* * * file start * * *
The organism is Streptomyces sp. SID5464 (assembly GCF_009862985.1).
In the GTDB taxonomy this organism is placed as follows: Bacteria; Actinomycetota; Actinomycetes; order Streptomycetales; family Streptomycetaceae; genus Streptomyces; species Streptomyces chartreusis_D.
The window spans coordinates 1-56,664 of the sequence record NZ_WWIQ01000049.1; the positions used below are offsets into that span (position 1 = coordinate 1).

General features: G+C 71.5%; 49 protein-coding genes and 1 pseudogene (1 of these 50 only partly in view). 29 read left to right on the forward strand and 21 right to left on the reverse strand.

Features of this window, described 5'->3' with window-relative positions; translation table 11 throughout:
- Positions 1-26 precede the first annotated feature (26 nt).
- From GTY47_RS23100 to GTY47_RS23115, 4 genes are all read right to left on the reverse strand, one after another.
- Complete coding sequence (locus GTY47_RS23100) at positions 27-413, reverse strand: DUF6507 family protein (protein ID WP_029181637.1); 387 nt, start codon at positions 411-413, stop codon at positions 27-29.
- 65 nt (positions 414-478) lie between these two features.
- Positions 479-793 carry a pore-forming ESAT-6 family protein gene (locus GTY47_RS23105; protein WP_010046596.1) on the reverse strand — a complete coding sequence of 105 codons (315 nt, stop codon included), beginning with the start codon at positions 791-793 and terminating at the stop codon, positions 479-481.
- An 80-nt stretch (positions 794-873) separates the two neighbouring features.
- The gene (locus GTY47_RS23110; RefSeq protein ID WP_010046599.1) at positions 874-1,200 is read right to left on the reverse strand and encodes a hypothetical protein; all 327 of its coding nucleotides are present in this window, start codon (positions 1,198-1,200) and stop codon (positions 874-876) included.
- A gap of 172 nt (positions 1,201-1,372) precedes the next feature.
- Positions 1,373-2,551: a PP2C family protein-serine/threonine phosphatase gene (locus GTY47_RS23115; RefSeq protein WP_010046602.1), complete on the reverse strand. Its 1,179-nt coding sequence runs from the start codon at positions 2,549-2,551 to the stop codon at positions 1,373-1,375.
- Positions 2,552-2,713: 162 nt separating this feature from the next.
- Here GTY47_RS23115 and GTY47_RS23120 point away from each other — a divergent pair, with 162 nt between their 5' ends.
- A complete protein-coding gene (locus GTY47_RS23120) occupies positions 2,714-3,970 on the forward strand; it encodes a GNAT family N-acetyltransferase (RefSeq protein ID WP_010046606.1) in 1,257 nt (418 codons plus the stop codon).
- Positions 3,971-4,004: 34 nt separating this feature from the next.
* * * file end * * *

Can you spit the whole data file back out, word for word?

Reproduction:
The organism is Streptomyces sp. SID5464 (assembly GCF_009862985.1).
In the GTDB taxonomy this organism is placed as follows: Bacteria; Actinomycetota; Actinomycetes; order Streptomycetales; family Streptomycetaceae; genus Streptomyces; species Streptomyces chartreusis_D.
The window spans coordinates 1-56,664 of the sequence record NZ_WWIQ01000049.1; the positions used below are offsets into that span (position 1 = coordinate 1).

General features: G+C 71.5%; 49 protein-coding genes and 1 pseudogene (1 of these 50 only partly in view). 29 read left to right on the forward strand and 21 right to left on the reverse strand.

Features of this window, described 5'->3' with window-relative positions; translation table 11 throughout:
- Positions 1-26 precede the first annotated feature (26 nt).
- From GTY47_RS23100 to GTY47_RS23115, 4 genes are all read right to left on the reverse strand, one after another.
- Complete coding sequence (locus GTY47_RS23100) at positions 27-413, reverse strand: DUF6507 family protein (protein ID WP_029181637.1); 387 nt, start codon at positions 411-413, stop codon at positions 27-29.
- 65 nt (positions 414-478) lie between these two features.
- Positions 479-793 carry a pore-forming ESAT-6 family protein gene (locus GTY47_RS23105; protein WP_010046596.1) on the reverse strand — a complete coding sequence of 105 codons (315 nt, stop codon included), beginning with the start codon at positions 791-793 and terminating at the stop codon, positions 479-481.
- An 80-nt stretch (positions 794-873) separates the two neighbouring features.
- The gene (locus GTY47_RS23110; RefSeq protein ID WP_010046599.1) at positions 874-1,200 is read right to left on the reverse strand and encodes a hypothetical protein; all 327 of its coding nucleotides are present in this window, start codon (positions 1,198-1,200) and stop codon (positions 874-876) included.
- A gap of 172 nt (positions 1,201-1,372) precedes the next feature.
- Positions 1,373-2,551: a PP2C family protein-serine/threonine phosphatase gene (locus GTY47_RS23115; RefSeq protein WP_010046602.1), complete on the reverse strand. Its 1,179-nt coding sequence runs from the start codon at positions 2,549-2,551 to the stop codon at positions 1,373-1,375.
- Positions 2,552-2,713: 162 nt separating this feature from the next.
- Here GTY47_RS23115 and GTY47_RS23120 point away from each other — a divergent pair, with 162 nt between their 5' ends.
- A complete protein-coding gene (locus GTY47_RS23120) occupies positions 2,714-3,970 on the forward strand; it encodes a GNAT family N-acetyltransferase (RefSeq protein ID WP_010046606.1) in 1,257 nt (418 codons plus the stop codon).
- Positions 3,971-4,004: 34 nt separating this feature from the next.